Please Note: This article is written for users of the following Microsoft Word versions: 2007 and 2010. If you are using an earlier version (Word 2003 or earlier), this tip may not work for you. For a version of this tip written specifically for earlier versions of Word, click here: Formatting Differences between Word Versions.

Formatting Differences between Word Versions

by Allen Wyatt
(last updated May 18, 2015)

2

Greg's office has a mixture of machines, all running different versions of Word. Some are running Word 2000, some Word 2003, some Word 2007, and others Word 2010. The folks in the office frequently have to exchange documents for editing. Whenever Greg receives a document prepared with an older version of Word and opens it in Word 2010, the line spacing and even the font spacing are frequently different, so much so that the pagination can be completely different on the two versions. Greg is wondering what causes this and if there is a cure.

There are a lot of factors that go into determining how Word renders a document—so many that it is sometimes hard to pinpoint the cause for any given problem. There are a couple of things you can check out, however.

One possible cause is the printer drivers used on the different machines. Different printer drivers can render different fonts in subtly different ways, which can affect pagination over the course of a document. Check to make sure that the two machines have the same version of printer driver, and that they are both using the same printer driver.

Once the printer drivers are the same, you will need to make sure that both versions of Word use the printer driver to do their layout. In Word 2010, follow these steps:

  1. Display the File tab of the ribbon.
  2. Click the Options button. Word displays the Word Options dialog box.
  3. Click Advanced at the left side of the dialog box.
  4. Scroll to the bottom of the options and use the Lay Out This Document As If Created In drop-down list to choose which version of Word should be considered the standard for layout.
  5. Click OK.

Now, in the other machines in the office, display the compatibility options and make sure that they are set the same way you set them in Word 2010. (How you display and change the compatibility options depends on the version of Word you are using. In most versions through Word 2003 display the Compatibility tab of the Options dialog box. In Word 2007 display the Word Options dialog box and click Advanced at the left side. The compatibility options are at the bottom of those displayed on the screen.) Hopefully the printed versions on the two machines will now be much closer to identical.

If that still doesn't work, then you might try round-tripping the document through the RTF filter. Save the document in RTF format, then reload it from the RTF file. This may help to clear up any formatting idiosyncrasies that may have crept into the document.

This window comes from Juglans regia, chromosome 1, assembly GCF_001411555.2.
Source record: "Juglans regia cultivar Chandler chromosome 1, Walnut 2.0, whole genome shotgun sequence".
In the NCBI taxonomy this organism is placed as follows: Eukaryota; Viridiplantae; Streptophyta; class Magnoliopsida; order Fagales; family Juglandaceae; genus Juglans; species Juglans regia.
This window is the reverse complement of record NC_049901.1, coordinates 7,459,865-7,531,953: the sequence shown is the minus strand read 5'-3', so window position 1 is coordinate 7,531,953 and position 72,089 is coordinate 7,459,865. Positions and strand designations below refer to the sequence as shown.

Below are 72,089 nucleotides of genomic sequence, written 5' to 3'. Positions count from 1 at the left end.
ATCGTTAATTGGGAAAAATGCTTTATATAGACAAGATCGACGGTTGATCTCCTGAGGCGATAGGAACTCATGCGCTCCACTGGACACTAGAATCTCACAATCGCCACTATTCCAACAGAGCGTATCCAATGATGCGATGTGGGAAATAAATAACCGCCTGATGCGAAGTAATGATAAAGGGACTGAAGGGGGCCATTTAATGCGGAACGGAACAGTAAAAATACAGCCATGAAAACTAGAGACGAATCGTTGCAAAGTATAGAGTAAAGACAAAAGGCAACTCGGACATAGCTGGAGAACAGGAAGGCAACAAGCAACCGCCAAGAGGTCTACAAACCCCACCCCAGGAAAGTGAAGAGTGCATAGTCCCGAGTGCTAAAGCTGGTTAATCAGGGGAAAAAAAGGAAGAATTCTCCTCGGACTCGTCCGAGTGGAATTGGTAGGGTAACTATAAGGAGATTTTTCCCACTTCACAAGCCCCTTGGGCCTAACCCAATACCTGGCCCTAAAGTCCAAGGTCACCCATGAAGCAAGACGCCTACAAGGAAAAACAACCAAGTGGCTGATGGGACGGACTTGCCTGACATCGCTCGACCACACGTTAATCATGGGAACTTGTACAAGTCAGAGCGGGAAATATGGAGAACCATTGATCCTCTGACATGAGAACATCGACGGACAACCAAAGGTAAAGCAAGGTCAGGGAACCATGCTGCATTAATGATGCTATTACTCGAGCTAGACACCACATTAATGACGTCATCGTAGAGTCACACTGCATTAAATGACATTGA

WordTips is your source for cost-effective Microsoft Word training. (Microsoft Word is the most popular word processing software in the world.) This tip (10418) applies to Microsoft Word 2007 and 2010. You can find a version of this tip for the older menu interface of Word here: Formatting Differences between Word Versions.

Author Bio

Allen Wyatt

With more than 50 non-fiction books and numerous magazine articles to his credit, Allen Wyatt is an internationally recognized author. He  is president of Sharon Parq Associates, a computer and publishing services company. ...

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Comments

If you would like to add an image to your comment (not an avatar, but an image to help in making the point of your comment), include the characters [{fig}] in your comment text. You’ll be prompted to upload your image when you submit the comment. Images larger than 600px wide or 1000px tall will be reduced. Up to three images may be included in a comment. All images are subject to review. Commenting privileges may be curtailed if inappropriate images are posted.

What is one less than 4?

2014-06-01 16:20:41

Rohn S

Here is the lowdown for some of the changes to Office 2013.

Short form, they dumbed it down to fit on a 7" "smart" phone. Thanks for nothing on my 27" monitor ... <sigh>

"Office 2013 has undergone a substantial shift to a relatively new display facility, Direct2D, and a new text facility, DirectWrite. These are the display facilities that are used on Windows Phone 8, the new Windows RT slates, and optionally on Windows 7 & 8. Up through Office 2010, the Windows Graphics Device Interface (GDI) and complex script support by Uniscribe were used."

full Story :

http://blogs.msdn.com/b/murrays/archive/2012/07/29/office-adopts-new-windows-display-technology.aspx


2012-11-01 15:46:35

Sankalp

Hi Allen,

Stuck with this problemn since 2 days. Any help appreciated.

We have an RTF template say A.rtf. The invoices for our client are generated
using this template.

I want to replace a line in that template with an image.

The last time somebody eidted the RTF was an year back, that guy left the
organisation.

Before that the same operation was performed on that templte 2.5 yr back.
That guy does not remember the exact procedure now.

He used Word 2003. I am using Word 2007.

I tried lot of ways to edit the RTf, but am unable to do so. I am able to edit the
file as such, but dont know why the code which further refers this RTF gives errors.

Ideally, if an replace the Text in this RTF at the exact same location, we are not
expecting any the further code to give errors.

I see this as some sort of RTF format or some other issue.


Deadline approching very fas


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